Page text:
"It's a non-starter," ESPN's Adrian Wojnarowski reported Saturday morning. "The inevitable solution for the eight teams left out of Orlando: The NBA and NBPA agreeing upon voluntary workouts in the team facilities, sources said."

[RUNNIN' PLAYS PODCAST: Listen to the latest episode]

The Athletic's Sam Amick reported Friday that the NBA was looking into sending the Warriors and the seven other non-bubble teams to Orlando to hold practices and workouts at the ESPN Wide World of Sports Complex once the six teams eliminated from the restarted season left the campus. Amick and Shams Charania reported earlier this week that there was a "growing belief" that a second bubble outside of Orlando wouldn't happen due to the logistical hurdles imposed by the continued spread of the coronavirus within the United States.

The NBPA's hesitancy shouldn't be too much of a surprise if recent comments from one of the Warriors' biggest names are any indication.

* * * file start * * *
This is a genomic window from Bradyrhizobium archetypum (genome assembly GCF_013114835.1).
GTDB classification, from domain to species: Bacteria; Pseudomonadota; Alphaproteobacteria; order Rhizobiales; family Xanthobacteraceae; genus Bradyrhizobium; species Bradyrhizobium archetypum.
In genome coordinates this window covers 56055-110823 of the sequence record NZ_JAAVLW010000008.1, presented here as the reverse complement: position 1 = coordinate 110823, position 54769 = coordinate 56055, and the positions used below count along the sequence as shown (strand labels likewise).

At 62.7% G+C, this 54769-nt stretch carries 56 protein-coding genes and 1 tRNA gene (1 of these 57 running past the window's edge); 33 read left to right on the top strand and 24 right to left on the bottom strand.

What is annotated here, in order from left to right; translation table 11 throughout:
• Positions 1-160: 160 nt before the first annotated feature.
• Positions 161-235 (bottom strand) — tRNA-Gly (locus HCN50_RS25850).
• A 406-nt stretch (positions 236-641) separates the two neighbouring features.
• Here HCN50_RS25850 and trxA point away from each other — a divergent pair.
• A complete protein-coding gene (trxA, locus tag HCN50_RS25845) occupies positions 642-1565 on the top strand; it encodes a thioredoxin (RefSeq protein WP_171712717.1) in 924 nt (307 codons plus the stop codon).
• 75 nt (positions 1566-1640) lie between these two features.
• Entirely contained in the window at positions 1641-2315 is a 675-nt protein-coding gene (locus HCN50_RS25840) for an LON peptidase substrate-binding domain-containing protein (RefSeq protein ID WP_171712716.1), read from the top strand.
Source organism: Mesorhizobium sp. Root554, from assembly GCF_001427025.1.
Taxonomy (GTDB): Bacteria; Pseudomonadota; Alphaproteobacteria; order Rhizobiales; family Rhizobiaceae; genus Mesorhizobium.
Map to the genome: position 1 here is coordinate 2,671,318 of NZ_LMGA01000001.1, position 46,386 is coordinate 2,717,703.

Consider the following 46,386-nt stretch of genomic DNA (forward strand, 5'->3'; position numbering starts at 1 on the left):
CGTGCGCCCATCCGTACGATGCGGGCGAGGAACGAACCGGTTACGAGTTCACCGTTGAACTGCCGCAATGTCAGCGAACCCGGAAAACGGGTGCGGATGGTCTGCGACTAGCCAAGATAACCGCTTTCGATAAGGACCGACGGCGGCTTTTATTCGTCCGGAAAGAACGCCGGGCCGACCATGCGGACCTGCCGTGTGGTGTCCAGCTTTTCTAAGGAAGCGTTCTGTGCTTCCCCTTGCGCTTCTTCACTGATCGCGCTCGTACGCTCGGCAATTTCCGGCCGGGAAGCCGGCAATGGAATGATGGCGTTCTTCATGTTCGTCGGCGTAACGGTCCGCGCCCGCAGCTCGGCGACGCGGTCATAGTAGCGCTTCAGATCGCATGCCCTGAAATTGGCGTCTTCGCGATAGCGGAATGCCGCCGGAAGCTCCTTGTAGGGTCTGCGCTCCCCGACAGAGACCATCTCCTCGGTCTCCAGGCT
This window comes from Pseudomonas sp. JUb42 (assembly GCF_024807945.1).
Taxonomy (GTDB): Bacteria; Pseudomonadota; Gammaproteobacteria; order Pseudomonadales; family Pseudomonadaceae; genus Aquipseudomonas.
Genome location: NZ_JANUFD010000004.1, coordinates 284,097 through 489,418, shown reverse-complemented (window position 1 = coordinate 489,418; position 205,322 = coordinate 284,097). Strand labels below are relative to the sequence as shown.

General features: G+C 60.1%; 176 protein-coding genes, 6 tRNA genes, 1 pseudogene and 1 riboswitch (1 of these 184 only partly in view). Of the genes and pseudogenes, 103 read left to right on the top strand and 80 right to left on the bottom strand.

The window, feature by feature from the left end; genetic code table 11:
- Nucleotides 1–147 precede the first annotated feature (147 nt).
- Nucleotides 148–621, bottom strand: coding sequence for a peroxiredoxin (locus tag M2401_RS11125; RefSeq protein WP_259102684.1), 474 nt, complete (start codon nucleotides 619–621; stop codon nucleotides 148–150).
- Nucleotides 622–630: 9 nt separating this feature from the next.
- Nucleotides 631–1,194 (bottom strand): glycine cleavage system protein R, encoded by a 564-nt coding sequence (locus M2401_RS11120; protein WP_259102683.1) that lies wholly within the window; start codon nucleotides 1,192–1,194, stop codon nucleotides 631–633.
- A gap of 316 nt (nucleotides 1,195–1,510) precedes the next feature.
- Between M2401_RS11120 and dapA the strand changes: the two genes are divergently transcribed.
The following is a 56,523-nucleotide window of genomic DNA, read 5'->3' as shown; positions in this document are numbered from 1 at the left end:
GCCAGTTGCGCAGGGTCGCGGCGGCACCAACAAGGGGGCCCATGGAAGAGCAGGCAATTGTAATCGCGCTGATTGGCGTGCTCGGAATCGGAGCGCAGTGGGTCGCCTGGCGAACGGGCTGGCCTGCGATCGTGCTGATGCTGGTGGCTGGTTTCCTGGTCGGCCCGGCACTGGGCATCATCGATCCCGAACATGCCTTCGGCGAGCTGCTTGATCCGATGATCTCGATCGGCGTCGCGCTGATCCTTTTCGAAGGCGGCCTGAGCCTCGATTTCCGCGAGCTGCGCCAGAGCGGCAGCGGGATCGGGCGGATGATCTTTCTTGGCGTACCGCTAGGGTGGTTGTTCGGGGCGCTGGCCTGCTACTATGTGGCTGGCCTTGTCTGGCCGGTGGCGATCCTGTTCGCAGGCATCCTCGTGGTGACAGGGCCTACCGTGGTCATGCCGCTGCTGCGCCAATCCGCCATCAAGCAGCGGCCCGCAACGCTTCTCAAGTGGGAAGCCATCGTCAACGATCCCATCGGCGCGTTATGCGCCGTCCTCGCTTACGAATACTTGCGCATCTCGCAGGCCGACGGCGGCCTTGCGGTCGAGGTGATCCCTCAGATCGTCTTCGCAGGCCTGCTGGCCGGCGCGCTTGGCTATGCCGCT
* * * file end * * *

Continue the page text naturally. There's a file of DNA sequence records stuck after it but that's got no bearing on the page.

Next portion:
Warriors star Draymond Green wasn't enthused about the possibility of a second bubble during an interview on "The Steam Room Podcast" earlier this week. Kenny Smith asked Green on Friday during a guest appearance on "Inside The NBA" if he would play in a secondary bubble, and the 30-year-old's response was begrudging at best.

"I'm gonna go to work," Green said, pausing. "I don't know if I'm going to play. I'm going to work."

[RELATED: How Iguodala's contract exemplifies Warriors' turnaround]

Warriors general manager Bob Myers has said the team would be "good partners" and follow the NBA's lead, but coach Steve Kerr likely is a fan of the possibility of in-market workouts that Wojnarowski reported. Kerr said in June that Golden State would be "more interested in practice time" rather than participating in something resembling the NBA's Summer League.

The coach fully expected Green, Steph Curry and Klay Thompson to be on board with a minicamp at Chase Center, too.

"Given that we would be staring at a nine-month break, I would be shocked if any one of those three guys said to me, 'No, I don't want the work,' " Kerr said in June, referring to the possibility of the 2020-21 season starting in December. "They all know they need the work and we all need the work."